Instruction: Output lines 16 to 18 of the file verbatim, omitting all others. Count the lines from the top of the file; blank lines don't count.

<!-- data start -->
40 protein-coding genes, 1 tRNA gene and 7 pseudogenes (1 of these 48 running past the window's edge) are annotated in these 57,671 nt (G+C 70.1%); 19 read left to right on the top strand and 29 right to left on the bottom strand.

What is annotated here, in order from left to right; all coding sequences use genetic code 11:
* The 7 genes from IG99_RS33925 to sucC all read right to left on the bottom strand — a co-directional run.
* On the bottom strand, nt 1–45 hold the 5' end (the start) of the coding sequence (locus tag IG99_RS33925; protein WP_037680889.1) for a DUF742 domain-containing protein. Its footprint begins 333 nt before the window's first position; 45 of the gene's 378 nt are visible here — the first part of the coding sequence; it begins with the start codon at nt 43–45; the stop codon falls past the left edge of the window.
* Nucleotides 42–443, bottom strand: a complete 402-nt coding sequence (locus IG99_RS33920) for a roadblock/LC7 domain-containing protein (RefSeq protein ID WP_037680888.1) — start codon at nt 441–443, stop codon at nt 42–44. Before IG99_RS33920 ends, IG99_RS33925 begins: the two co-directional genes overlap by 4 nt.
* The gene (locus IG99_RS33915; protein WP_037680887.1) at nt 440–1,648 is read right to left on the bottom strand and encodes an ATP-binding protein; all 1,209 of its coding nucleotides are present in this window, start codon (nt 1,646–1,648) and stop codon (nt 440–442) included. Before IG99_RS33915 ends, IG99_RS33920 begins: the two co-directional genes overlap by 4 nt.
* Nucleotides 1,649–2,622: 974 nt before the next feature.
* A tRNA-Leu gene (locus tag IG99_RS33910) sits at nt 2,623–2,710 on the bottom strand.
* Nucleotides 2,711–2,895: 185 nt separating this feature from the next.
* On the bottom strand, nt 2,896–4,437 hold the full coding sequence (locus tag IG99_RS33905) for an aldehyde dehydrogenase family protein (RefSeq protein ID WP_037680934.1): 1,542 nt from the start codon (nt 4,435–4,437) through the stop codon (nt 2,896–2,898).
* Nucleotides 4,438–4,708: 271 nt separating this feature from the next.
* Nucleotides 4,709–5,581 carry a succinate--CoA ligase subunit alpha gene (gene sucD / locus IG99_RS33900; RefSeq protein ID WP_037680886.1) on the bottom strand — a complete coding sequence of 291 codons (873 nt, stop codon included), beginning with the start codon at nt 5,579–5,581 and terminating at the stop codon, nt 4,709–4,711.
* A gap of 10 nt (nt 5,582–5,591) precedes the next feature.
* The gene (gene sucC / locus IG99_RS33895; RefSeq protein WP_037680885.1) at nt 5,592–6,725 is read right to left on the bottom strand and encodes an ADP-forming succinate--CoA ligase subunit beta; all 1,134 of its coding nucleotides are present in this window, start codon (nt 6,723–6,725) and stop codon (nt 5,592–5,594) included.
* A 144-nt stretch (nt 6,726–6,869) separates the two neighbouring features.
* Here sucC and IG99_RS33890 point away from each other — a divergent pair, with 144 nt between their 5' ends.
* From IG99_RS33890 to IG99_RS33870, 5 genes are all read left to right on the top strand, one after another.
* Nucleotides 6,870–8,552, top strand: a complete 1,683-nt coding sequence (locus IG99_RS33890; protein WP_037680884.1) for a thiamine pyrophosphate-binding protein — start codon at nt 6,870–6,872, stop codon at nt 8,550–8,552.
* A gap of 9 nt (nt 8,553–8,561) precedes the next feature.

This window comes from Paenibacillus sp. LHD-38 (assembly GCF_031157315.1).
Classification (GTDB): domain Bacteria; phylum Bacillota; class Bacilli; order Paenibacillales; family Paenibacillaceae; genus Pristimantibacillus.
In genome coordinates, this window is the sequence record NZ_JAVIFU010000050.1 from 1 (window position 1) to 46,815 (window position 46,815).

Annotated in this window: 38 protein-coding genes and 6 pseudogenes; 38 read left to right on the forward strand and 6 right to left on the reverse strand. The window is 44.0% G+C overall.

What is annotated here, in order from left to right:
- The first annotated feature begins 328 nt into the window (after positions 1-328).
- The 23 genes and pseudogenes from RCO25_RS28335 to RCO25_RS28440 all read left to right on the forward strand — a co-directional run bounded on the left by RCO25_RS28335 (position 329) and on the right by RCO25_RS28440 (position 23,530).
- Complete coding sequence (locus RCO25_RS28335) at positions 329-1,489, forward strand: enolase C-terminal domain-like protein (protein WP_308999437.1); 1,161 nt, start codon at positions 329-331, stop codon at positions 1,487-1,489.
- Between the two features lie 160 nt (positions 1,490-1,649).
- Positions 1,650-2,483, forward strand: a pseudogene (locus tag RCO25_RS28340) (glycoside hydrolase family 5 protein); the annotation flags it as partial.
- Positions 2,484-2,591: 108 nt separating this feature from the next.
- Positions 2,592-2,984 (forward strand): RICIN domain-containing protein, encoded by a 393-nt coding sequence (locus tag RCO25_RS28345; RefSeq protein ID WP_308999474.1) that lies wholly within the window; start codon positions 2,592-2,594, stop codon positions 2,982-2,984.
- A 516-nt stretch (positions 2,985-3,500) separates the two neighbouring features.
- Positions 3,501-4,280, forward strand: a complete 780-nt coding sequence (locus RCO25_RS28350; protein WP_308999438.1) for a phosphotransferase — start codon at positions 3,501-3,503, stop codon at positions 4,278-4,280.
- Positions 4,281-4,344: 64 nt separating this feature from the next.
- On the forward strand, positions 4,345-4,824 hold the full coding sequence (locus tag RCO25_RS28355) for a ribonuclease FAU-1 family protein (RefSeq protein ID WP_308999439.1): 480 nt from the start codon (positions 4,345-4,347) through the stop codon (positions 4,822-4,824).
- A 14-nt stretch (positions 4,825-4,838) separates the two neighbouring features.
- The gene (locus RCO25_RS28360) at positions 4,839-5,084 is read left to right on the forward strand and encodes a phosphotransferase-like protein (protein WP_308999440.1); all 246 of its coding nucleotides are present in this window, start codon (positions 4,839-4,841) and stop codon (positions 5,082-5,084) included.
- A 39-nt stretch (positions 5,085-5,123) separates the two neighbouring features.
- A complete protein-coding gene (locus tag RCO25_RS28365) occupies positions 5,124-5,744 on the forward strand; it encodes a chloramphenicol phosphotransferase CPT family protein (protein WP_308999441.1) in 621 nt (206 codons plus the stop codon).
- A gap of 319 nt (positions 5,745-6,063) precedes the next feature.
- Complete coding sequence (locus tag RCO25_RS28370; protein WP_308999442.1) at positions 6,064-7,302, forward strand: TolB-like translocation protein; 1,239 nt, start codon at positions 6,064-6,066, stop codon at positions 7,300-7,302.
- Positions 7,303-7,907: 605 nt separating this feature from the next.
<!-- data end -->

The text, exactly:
* Here sucC and IG99_RS33890 point away from each other — a divergent pair, with 144 nt between their 5' ends.
* From IG99_RS33890 to IG99_RS33870, 5 genes are all read left to right on the top strand, one after another.
* Nucleotides 6,870–8,552, top strand: a complete 1,683-nt coding sequence (locus IG99_RS33890; protein WP_037680884.1) for a thiamine pyrophosphate-binding protein — start codon at nt 6,870–6,872, stop codon at nt 8,550–8,552.